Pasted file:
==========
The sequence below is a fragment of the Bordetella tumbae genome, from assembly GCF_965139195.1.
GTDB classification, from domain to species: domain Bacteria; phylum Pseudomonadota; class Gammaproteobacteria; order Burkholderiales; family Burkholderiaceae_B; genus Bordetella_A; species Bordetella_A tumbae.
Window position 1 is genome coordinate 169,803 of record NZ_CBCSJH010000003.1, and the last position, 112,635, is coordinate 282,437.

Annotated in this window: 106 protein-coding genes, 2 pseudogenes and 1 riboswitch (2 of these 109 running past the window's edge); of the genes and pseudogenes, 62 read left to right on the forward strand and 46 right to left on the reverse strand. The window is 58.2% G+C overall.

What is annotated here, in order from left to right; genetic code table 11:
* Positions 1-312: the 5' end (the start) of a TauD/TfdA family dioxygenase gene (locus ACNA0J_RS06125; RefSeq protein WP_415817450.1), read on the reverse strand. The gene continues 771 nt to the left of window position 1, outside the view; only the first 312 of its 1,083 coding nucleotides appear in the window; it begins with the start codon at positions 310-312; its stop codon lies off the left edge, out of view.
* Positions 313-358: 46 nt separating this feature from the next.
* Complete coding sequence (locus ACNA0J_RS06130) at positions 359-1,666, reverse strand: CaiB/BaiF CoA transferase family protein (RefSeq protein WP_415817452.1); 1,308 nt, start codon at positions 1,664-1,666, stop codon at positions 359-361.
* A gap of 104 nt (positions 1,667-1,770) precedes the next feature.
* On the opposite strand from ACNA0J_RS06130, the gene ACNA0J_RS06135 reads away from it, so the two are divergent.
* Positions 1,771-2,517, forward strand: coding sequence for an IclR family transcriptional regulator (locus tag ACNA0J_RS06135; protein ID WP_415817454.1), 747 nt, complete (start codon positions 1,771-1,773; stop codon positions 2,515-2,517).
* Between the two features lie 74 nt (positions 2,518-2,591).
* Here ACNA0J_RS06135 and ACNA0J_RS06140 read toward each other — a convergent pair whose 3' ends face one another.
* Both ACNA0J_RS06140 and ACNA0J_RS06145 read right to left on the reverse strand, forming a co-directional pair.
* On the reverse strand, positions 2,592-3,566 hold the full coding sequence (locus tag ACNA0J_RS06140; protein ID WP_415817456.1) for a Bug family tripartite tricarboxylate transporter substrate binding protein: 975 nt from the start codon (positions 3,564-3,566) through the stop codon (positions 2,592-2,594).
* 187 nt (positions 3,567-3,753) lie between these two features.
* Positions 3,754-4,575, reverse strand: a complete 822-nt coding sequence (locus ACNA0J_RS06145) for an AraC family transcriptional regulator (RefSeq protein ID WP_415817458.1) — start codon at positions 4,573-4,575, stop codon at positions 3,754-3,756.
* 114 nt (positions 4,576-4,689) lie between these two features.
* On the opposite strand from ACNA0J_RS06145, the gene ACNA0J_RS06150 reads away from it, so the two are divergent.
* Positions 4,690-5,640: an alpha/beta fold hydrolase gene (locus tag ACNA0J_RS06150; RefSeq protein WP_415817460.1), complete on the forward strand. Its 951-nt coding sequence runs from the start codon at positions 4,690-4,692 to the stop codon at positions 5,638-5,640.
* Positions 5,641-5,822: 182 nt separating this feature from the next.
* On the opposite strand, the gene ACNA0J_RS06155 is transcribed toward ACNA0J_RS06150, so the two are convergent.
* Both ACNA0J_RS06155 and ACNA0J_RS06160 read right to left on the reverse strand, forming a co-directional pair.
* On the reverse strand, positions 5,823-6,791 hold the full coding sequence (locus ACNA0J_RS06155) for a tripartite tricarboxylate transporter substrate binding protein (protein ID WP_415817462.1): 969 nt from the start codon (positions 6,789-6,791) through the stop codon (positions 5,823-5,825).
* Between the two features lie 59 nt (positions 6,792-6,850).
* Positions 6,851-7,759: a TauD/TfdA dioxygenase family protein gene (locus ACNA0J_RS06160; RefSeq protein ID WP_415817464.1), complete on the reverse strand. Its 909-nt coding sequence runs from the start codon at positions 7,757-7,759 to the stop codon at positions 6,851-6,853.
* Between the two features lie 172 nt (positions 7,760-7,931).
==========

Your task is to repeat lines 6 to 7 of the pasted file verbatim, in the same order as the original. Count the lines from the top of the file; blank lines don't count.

* Positions 1-312: the 5' end (the start) of a TauD/TfdA family dioxygenase gene (locus ACNA0J_RS06125; RefSeq protein WP_415817450.1), read on the reverse strand. The gene continues 771 nt to the left of window position 1, outside the view; only the first 312 of its 1,083 coding nucleotides appear in the window; it begins with the start codon at positions 310-312; its stop codon lies off the left edge, out of view.
* Positions 313-358: 46 nt separating this feature from the next.